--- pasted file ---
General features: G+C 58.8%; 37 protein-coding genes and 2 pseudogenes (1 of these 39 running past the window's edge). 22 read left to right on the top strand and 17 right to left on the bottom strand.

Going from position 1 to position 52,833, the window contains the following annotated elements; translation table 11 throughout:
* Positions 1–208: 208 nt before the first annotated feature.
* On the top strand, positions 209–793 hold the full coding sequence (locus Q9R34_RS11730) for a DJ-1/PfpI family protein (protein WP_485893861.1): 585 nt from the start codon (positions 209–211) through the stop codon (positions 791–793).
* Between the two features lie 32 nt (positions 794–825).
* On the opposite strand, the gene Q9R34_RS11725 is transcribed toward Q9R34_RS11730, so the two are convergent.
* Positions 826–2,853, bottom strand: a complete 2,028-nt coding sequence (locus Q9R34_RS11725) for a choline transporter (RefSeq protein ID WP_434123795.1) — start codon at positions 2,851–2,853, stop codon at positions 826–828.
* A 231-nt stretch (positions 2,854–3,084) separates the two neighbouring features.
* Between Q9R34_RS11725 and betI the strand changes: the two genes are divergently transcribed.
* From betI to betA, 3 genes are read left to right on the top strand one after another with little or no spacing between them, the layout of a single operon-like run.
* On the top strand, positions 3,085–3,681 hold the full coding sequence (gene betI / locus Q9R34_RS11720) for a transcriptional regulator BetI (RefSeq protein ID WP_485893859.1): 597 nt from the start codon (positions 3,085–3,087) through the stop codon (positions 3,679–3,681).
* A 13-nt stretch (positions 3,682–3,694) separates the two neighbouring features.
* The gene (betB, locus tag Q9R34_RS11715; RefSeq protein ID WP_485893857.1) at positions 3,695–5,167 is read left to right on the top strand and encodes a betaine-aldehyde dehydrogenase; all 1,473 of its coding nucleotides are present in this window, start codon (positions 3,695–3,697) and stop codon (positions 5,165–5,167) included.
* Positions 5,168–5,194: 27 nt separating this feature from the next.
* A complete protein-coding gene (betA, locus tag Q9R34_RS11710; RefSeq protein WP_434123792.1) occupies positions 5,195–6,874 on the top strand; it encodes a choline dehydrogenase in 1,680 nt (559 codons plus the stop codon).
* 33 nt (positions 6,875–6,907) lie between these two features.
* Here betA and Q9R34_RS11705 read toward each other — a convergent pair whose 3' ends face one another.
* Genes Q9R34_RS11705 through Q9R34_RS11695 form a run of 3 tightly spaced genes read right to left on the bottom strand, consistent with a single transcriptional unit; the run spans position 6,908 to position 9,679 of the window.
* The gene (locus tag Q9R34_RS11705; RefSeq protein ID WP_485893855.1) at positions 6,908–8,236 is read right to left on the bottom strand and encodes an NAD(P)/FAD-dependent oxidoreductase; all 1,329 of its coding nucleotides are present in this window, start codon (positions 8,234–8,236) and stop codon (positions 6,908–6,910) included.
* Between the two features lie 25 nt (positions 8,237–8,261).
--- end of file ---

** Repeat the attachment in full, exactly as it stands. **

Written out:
General features: G+C 58.8%; 37 protein-coding genes and 2 pseudogenes (1 of these 39 running past the window's edge). 22 read left to right on the top strand and 17 right to left on the bottom strand.

Going from position 1 to position 52,833, the window contains the following annotated elements; translation table 11 throughout:
* Positions 1–208: 208 nt before the first annotated feature.
* On the top strand, positions 209–793 hold the full coding sequence (locus Q9R34_RS11730) for a DJ-1/PfpI family protein (protein WP_485893861.1): 585 nt from the start codon (positions 209–211) through the stop codon (positions 791–793).
* Between the two features lie 32 nt (positions 794–825).
* On the opposite strand, the gene Q9R34_RS11725 is transcribed toward Q9R34_RS11730, so the two are convergent.
* Positions 826–2,853, bottom strand: a complete 2,028-nt coding sequence (locus Q9R34_RS11725) for a choline transporter (RefSeq protein ID WP_434123795.1) — start codon at positions 2,851–2,853, stop codon at positions 826–828.
* A 231-nt stretch (positions 2,854–3,084) separates the two neighbouring features.
* Between Q9R34_RS11725 and betI the strand changes: the two genes are divergently transcribed.
* From betI to betA, 3 genes are read left to right on the top strand one after another with little or no spacing between them, the layout of a single operon-like run.
* On the top strand, positions 3,085–3,681 hold the full coding sequence (gene betI / locus Q9R34_RS11720) for a transcriptional regulator BetI (RefSeq protein ID WP_485893859.1): 597 nt from the start codon (positions 3,085–3,087) through the stop codon (positions 3,679–3,681).
* A 13-nt stretch (positions 3,682–3,694) separates the two neighbouring features.
* The gene (betB, locus tag Q9R34_RS11715; RefSeq protein ID WP_485893857.1) at positions 3,695–5,167 is read left to right on the top strand and encodes a betaine-aldehyde dehydrogenase; all 1,473 of its coding nucleotides are present in this window, start codon (positions 3,695–3,697) and stop codon (positions 5,165–5,167) included.
* Positions 5,168–5,194: 27 nt separating this feature from the next.
* A complete protein-coding gene (betA, locus tag Q9R34_RS11710; RefSeq protein WP_434123792.1) occupies positions 5,195–6,874 on the top strand; it encodes a choline dehydrogenase in 1,680 nt (559 codons plus the stop codon).
* 33 nt (positions 6,875–6,907) lie between these two features.
* Here betA and Q9R34_RS11705 read toward each other — a convergent pair whose 3' ends face one another.
* Genes Q9R34_RS11705 through Q9R34_RS11695 form a run of 3 tightly spaced genes read right to left on the bottom strand, consistent with a single transcriptional unit; the run spans position 6,908 to position 9,679 of the window.
* The gene (locus tag Q9R34_RS11705; RefSeq protein ID WP_485893855.1) at positions 6,908–8,236 is read right to left on the bottom strand and encodes an NAD(P)/FAD-dependent oxidoreductase; all 1,329 of its coding nucleotides are present in this window, start codon (positions 8,234–8,236) and stop codon (positions 6,908–6,910) included.
* Between the two features lie 25 nt (positions 8,237–8,261).